top of page
Image by Augustine Wong

Navigating the Post-Rutte Era: Dutch Elections and the Call for Change

Updated: Oct 20, 2023

By Tobias Pardoen

Edited by Sara Campeti & Mélanie Fourtanier

On 22 November 2023, the Netherlands will conduct elections for the House of Representatives. Rutte's announcement of his departure from politics marks the end of a thirteen-year era in which he led four cabinets. These upcoming elections signify the beginning of a new chapter in Dutch politics, offering new actors to step forward as alternatives. The lingering question is: What does the future era hold in store?


Leaders and Parties

In the upcoming elections, twenty-six political parties will be in the running. Based on current polling data, it appears that there is a three-way competition among the VVD (Liberals), Nieuw Sociaal Contract (New Social Contract) and the joint candidacy of PvdA and GroenLinks (Labour Party and Green Left).

Within the VVD party, Dilan Yeşilgöz-Zegerius faces the challenging task of filling Mark Rutte's shoes. She served as the Minister of Justice and Security in Rutte's last cabinet.

Based on the VVD party program and her public statements, migration, security, and freedom seem to become the primary topics for her and her party in the upcoming elections. Yeşilgöz desires a country ''with minimal government intervention''.

Pieter Omtzigt, the leader and founder of Nieuw Sociaal Contract, is a well-known figure in Dutch politics for his role in uncovering the Dutch childcare benefit scandal.

Although the official electoral standpoints remain unknown, the party classifies as a socially conservative party with a foundation in Christian democratic principles. The party believes that due to past neoliberal policies, essential Dutch sectors are struggling, and the government needs to step up and make changes with courage.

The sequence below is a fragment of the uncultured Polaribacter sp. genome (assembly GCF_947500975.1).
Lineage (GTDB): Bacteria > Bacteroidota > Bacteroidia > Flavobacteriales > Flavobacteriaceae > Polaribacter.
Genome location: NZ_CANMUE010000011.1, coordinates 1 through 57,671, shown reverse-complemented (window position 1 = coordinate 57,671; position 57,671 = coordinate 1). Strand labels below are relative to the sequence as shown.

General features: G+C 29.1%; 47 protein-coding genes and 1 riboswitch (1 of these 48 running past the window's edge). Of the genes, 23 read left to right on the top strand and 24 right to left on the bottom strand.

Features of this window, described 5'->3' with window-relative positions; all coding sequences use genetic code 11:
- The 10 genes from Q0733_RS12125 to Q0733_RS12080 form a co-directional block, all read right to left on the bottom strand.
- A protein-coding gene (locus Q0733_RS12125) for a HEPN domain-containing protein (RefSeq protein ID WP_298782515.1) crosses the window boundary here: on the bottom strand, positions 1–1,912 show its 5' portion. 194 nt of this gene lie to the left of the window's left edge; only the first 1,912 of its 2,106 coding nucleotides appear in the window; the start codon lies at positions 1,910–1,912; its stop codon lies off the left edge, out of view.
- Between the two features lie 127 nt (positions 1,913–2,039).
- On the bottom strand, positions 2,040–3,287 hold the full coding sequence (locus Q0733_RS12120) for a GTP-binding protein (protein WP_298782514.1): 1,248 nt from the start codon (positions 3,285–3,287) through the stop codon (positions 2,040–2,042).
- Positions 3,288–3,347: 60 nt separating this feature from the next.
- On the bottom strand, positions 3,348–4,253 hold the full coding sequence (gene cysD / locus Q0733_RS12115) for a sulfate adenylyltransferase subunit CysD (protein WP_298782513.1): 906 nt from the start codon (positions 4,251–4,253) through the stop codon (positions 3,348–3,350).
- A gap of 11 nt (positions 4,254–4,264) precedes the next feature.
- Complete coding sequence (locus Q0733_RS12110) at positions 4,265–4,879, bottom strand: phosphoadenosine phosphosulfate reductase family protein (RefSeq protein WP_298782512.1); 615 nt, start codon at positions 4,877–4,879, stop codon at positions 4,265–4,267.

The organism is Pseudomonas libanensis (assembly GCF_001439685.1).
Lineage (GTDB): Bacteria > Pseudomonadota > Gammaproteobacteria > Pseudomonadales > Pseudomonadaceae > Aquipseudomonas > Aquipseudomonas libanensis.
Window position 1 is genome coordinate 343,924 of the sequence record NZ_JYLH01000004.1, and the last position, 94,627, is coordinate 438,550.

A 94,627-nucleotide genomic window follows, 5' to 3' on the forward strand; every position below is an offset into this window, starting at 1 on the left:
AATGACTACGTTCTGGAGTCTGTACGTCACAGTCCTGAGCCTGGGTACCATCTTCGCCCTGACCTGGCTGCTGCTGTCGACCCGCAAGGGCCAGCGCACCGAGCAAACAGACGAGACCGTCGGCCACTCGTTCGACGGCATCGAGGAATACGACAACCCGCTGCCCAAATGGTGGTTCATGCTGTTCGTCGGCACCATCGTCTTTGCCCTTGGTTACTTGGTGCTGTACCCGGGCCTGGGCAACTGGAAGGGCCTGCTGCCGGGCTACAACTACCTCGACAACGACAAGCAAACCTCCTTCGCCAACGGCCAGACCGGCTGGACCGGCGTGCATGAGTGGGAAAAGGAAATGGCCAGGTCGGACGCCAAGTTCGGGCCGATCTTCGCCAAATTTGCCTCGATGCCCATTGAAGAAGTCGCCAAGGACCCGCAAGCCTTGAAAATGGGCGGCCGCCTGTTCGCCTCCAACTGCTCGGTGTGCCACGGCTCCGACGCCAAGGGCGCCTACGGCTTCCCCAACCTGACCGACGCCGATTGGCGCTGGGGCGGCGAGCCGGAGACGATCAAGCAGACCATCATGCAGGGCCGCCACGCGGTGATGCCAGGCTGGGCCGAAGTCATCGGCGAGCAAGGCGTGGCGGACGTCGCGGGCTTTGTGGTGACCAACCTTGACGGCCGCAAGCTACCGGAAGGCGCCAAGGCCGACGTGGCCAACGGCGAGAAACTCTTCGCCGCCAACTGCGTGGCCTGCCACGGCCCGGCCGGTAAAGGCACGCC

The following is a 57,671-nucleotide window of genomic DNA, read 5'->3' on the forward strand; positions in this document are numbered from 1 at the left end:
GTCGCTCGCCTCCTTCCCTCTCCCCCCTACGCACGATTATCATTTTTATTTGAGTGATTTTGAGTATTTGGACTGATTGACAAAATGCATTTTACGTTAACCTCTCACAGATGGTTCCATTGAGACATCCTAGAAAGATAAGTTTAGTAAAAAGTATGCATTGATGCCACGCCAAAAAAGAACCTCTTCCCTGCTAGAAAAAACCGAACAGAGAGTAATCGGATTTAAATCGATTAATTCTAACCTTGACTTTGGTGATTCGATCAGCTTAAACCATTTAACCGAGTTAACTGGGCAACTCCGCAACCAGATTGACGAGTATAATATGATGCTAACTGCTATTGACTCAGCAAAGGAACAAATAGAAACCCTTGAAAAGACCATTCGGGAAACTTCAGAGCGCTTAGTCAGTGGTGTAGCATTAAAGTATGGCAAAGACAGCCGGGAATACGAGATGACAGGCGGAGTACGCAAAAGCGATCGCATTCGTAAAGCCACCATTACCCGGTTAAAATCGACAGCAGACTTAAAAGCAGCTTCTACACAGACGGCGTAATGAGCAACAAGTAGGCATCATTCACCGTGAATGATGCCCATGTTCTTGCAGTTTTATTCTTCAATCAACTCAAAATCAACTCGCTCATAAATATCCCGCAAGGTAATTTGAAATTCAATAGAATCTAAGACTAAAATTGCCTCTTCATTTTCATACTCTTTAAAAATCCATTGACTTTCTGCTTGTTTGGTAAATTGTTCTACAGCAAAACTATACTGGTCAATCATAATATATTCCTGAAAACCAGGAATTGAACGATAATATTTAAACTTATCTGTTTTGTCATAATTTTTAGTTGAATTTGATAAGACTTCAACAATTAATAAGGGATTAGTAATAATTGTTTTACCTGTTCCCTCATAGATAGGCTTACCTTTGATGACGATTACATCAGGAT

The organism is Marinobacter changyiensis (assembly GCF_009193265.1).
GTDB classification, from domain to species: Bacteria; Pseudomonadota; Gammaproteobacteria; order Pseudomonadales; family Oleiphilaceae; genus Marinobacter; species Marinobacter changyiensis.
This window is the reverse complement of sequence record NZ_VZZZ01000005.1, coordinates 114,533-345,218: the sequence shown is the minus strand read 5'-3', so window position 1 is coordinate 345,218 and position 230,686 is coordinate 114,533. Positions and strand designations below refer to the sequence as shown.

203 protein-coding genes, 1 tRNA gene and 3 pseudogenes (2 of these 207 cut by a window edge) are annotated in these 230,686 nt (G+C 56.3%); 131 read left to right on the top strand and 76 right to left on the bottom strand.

The leader of the left-leaning party association between PvdA and GroenLinks, Frans Timmermans, transitioned from his former role as Vice President of the European Commission with the ambition of becoming the next Prime Minister of the Netherlands. The party primarily underscores tackling climate change, emphasising its belief in the interconnection of social and climate issues.

Across all the parties, there is a common desire for change. Given the lowest level of trust in politics in a decade and numerous politicians announcing their departure from politics, there is a unanimous consensus among political parties on the necessity of political change.

The relationships between citizens and politics should take centre stage, rather than the relationships within politics itself.

Themes and Political Approaches

In the lead-up to the elections, three themes dominate: Livelihood Security, Climate, and Asylum. Each political party offers a distinct approach to these pressing issues.

Livelihood Security is a multifaceted concern that extends beyond poverty. It also encompasses challenges related to housing market crises and healthcare. The VVD advocates for economic security by promoting reduced taxes and higher wages. They emphasise the importance of hard work in achieving financial stability.